DS: What did you learn from M about writing? About living?
AH: Bern worked very hard at writing and he told me you had to do it every day, if only for a little while, or you ended up at a distance from it. He did many drafts and he said that his agent practically had to pull whatever he was writing away from him or he’d just keep rewriting. He also did his own editing; “I think a writer has to work pretty much by himself, otherwise he may begin to depend on others for his ideas. The only way to strengthen your back or your book is to do your own exercises,” he’d say.
A version of what Bern taught me about writing appears in a short story of mine “In Love With Murray,” which appeared in my 2016 collection titled Scary Old Sex. In that story a very young female painter is in love with an older celebrated artist, and I lifted some of the advice he gives her about painting almost directly from letters I received from Bern:
“I know you’re not seeking advice but the thing about painting is, you have to create a rhythm for it. It’s rough if you work and quit, work and quit. You have to stay with it almost every day if only for a little while. The quitting seems to check the flow, and then you have to break through into the rhythm all over again. Having a bad time at the beginning is almost necessary. It’s a struggle and a struggle and a struggle, but if you keep at it right, the struggle can become a dance.”
Truth is, I’m nowhere near as disciplined as Bern but I’m always hoping to become more like him including right up to now, when I’m 79—seven years older than Bern was when he died, of course.
What did I learn from Bern about living? It’s really difficult to summarize what one gets from a 21-year-long intense friendship. But here’s something: although he suffered—read the Davis biography—Bern was against suffering. I’m against it, too.
DS: Who were the writers Malamud most admired?
AH: Chekhov. I remember his reading me “The Lady with the Pet Dog” and his eyes flooding. I think Chekhov was his favorite writer. He also loved Yeats’ poetry and we got into a fight over letters about Yeats’ lifelong unrequited love for Maud Gonne. I was, stupidly, putting down Yeats as a poet because of his lifelong love. He also had me read Bellow’s Seize the Day and Ralph Ellison’s Invisible Man.
DS: Did you decide to become a writer because of his influence?
AH: Nope. I always wanted to be a writer since I was 5 or 6 years old. The summer after I graduated from high school, I typed out in quadruplicate—with carbon copies—whole chapters of Crime and Punishment and Look Homeward, Angel and I mailed them to friends as if I’d discovered these writers. (I forgive my 17-year-old self for not realizing that Dostoevsky and Thomas Wolfe were not of the same ilk.) But meeting Bern, with whom I liked to think I had much in common, meant to me somehow that I could really do it. We were both Jews and atheists; his family was very poor, mine was sort of middle middle-class—my father was a salesman of men’s clothing, my mother a grade school teacher and I was at Bennington on a full scholarship. There were a few books in my house although not very good ones. My father hadn’t finished eighth grade and was very humble; my mother had a two-year college degree she wanted people to think was a four-year degree but she didn’t lie about it. Bern’s family was less educated and had less money and his mother and brother both suffered from schizophrenia. Anyway, somehow I felt (rather foolishly) that if he could become a writer, so could I. He always treated me as if I were on his level and I, with the arrogance of youth and Bennington, believed it.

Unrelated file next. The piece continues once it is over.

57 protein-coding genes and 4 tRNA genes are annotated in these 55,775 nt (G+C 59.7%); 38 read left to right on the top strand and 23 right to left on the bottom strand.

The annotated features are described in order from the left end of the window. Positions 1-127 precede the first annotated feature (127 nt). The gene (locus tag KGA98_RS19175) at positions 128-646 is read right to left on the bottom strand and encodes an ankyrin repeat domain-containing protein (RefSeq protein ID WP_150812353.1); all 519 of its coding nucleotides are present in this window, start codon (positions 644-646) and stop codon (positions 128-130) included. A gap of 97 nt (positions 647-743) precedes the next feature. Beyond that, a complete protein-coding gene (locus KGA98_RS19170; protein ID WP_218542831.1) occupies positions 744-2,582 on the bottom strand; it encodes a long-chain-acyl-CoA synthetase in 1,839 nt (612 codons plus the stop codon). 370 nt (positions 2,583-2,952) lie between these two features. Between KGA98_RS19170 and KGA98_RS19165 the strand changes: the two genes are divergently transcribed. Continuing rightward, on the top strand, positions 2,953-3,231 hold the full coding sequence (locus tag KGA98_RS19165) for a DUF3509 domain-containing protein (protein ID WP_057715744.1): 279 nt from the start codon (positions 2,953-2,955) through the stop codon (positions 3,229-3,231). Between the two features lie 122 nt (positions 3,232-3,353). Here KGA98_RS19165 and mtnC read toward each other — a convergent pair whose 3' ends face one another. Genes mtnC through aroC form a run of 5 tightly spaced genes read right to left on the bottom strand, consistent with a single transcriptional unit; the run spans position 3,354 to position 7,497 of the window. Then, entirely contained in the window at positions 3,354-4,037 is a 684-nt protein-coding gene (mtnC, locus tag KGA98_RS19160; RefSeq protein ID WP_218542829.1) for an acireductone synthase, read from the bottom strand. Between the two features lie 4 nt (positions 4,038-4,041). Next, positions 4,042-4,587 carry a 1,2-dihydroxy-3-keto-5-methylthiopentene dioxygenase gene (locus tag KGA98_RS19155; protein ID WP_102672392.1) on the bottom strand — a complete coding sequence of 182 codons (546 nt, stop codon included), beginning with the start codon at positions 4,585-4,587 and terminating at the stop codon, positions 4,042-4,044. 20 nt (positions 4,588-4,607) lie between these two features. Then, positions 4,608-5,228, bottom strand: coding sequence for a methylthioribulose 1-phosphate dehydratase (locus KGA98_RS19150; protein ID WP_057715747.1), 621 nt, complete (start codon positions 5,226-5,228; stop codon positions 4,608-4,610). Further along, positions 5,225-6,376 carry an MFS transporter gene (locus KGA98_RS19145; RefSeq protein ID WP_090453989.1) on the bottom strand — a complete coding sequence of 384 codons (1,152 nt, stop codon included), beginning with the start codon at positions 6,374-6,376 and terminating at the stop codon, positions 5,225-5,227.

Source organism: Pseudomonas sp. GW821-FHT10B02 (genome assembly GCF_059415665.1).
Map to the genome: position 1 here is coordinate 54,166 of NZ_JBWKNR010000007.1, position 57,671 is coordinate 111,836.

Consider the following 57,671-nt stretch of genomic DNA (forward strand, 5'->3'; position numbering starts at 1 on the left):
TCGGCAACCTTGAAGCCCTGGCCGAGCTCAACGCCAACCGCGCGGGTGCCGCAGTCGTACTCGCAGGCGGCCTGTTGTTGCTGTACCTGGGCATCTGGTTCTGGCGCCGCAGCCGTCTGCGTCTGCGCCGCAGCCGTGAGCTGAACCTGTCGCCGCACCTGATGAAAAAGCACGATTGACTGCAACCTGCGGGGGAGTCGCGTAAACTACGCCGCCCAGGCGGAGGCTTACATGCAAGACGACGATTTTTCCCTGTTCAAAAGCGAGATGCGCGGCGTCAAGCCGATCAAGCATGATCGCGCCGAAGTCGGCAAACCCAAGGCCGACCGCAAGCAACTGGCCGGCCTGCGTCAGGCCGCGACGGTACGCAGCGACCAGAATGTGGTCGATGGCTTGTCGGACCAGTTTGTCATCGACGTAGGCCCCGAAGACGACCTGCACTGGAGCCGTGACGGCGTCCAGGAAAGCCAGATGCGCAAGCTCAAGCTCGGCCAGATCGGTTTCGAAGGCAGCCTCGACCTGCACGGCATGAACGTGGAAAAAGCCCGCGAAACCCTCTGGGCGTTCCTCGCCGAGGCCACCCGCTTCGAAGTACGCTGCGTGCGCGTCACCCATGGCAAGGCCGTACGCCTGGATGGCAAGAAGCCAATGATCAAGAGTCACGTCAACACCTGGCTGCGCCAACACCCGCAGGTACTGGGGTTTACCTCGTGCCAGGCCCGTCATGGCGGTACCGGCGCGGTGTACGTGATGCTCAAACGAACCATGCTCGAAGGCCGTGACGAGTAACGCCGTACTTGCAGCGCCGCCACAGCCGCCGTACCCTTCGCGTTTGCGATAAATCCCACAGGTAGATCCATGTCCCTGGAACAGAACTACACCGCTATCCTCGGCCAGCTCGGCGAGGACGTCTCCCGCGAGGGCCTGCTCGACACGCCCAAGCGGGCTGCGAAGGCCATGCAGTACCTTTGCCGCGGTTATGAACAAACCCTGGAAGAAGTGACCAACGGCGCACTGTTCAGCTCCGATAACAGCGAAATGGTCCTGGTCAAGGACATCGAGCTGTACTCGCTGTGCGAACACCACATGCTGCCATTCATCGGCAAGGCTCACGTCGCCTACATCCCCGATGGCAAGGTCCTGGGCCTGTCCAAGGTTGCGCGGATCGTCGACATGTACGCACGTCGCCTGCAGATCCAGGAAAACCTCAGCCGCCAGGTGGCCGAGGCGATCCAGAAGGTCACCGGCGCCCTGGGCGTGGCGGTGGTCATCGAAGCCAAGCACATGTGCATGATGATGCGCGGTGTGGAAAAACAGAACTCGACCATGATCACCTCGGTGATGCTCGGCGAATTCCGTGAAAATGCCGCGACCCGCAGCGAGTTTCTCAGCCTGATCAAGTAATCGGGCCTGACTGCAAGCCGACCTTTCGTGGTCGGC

DS: What are your most treasured memories of him?
AH: I’ve already said so much, haven’t I? Here are some more memories, I can’t tell you which are “my most treasured ones.”
One memory I get a kick out of was that we would go into bookstores and when we’d find his books, we’d put them in more prominent positions.
In college, I was a heavy smoker—two packs of Pall Malls a day. He told me he’d been a heavy smoker, too, and he’d had a very hard time giving it up. I found out later he’d never smoked a cigarette in his life. He was trying to encourage me to give up smoking.
I remember how upset he was by a bad review by John Leonard in the New York Review of Books. I couldn’t believe that Bern was upset. I said, “You’re a wonderful writer. He’s nobody.” Somehow this showed me early on, I was still a Bennington student then, that he was human. Although he was so celebrated, bad reviews hurt him.
On campus one day he showed me a story that had been accepted by a magazine, maybe The Atlantic or The New Yorker, but they wanted him to cut out some “dirty” words. What should he do? The story was “Black Is My Favorite Color.” I told him to drop the words, they weren’t that important. He said to me he wouldn’t do that. Younger, less experienced writers wouldn’t have a chance of publishing their work intact if he caved. Bern stood his ground—he was good at standing his ground—and the magazine published the story as it was.
He was truly interested in my life. He liked the man I married. When we married, Shepard started reading all the important Shakespearean plays. Bern wrote, “He reads Shakespeare to tell you he loves you. How wonderful!”
Bern wrote a letter of recommendation for my 4-year-old son Jacob to get him into a New York private school, I don’t remember which school. They weren’t impressed.
And he told me whenever in life I doubted myself to remember how much he loved me.
Dusty Sklar is a novelist and writer.